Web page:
To experience the everyday as a stream of insatiable curiosities is the sort of feeling adults are supposed to outgrow, but some of us don’t know how to do that. Or we simply refuse it, because a world governed by the imagination is preferable to exterior social systems we didn’t design, but can only counteract […]Read more "It Can’t Be Helped: Daphne Fitzpatrick"
Exactly four years ago, I noticed some small prints at a salon on the Upper East Side, the last place I expected to encounter art so critically charged. Two weeks later, I showed up at the salon for the artist’s talk. After hearing Wanda Ewing’s presentation, I introduced myself and we began a dialogue that […]Read more "Tenacious as Hell, Vividly: Wanda Ewing"
Last Monday evening, Dec 9, 2013, friends old and new gathered at The Bureau of General Services Queer Division (BGSQD) for The Queen of Hearts, an exhibition of photographs by Quito Ziegler. Everybody knew each other, so it didn’t feel like a gallery but someone’s living room. Another transient space for this sort of merry […]Read more "Rare Birds and Wild Creatures: Quito Ziegler"
Beguiled is how I felt that first afternoon I spent with Touch Parade in 2012, at the Sculpture Center in New York. It is a priceless opportunity that living in New York affords: to see a work inhabit different spaces at different times. How an artist adapts an installation to an existing space conveys so […]Read more "Reading the liminal: A.K. Burns"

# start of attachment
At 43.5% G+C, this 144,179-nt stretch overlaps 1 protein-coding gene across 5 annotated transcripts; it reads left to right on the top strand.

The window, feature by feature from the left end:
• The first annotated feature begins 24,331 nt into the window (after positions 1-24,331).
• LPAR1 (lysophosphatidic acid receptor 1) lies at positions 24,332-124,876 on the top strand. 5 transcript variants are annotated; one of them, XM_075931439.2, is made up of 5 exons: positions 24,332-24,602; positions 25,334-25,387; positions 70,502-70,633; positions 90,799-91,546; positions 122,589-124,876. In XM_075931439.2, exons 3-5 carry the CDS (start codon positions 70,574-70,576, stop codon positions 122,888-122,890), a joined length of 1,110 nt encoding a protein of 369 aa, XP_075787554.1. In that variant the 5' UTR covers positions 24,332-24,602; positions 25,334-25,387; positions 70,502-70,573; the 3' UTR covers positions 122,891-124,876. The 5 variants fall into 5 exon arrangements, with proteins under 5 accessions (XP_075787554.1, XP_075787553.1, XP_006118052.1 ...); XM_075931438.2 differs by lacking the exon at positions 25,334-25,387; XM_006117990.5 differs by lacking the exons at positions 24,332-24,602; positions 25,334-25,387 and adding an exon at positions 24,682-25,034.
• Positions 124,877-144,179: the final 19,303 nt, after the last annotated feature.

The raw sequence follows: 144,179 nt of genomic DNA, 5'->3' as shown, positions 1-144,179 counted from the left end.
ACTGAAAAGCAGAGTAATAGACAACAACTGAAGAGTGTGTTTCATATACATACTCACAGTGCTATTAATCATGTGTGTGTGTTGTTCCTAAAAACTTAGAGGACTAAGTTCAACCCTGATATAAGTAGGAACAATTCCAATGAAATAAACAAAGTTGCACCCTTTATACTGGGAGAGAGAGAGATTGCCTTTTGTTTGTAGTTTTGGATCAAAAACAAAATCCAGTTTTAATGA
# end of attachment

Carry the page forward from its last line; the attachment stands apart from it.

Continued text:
Lehmann Maupin’s Chrystie Street gallery opened the 2011 fall season with Mickalene Thomas’ second solo show, More Than Everything, which was on view until October 29th. Thomas has been hyper-prolific, creating works in critical engagement with inquiries into gender, race, class and sexuality. Continue reading at the new online home of Flare Arts Journal…Read more "More Than Everything: Mickalene Thomas"
While preparing for her seventh group show in 2010, Wanda Ewing was kind enough to make time for conversation with me. Exploring contemporary culture through personal narrative, Ewing recontextualizes images from popular culture, addressing issues of race, beauty standards, sexuality and identity. What I found captivating about Ewing’s depictions of being black and female was […]Read more "Wanda Ewing: Pin-ups and Wallflowers"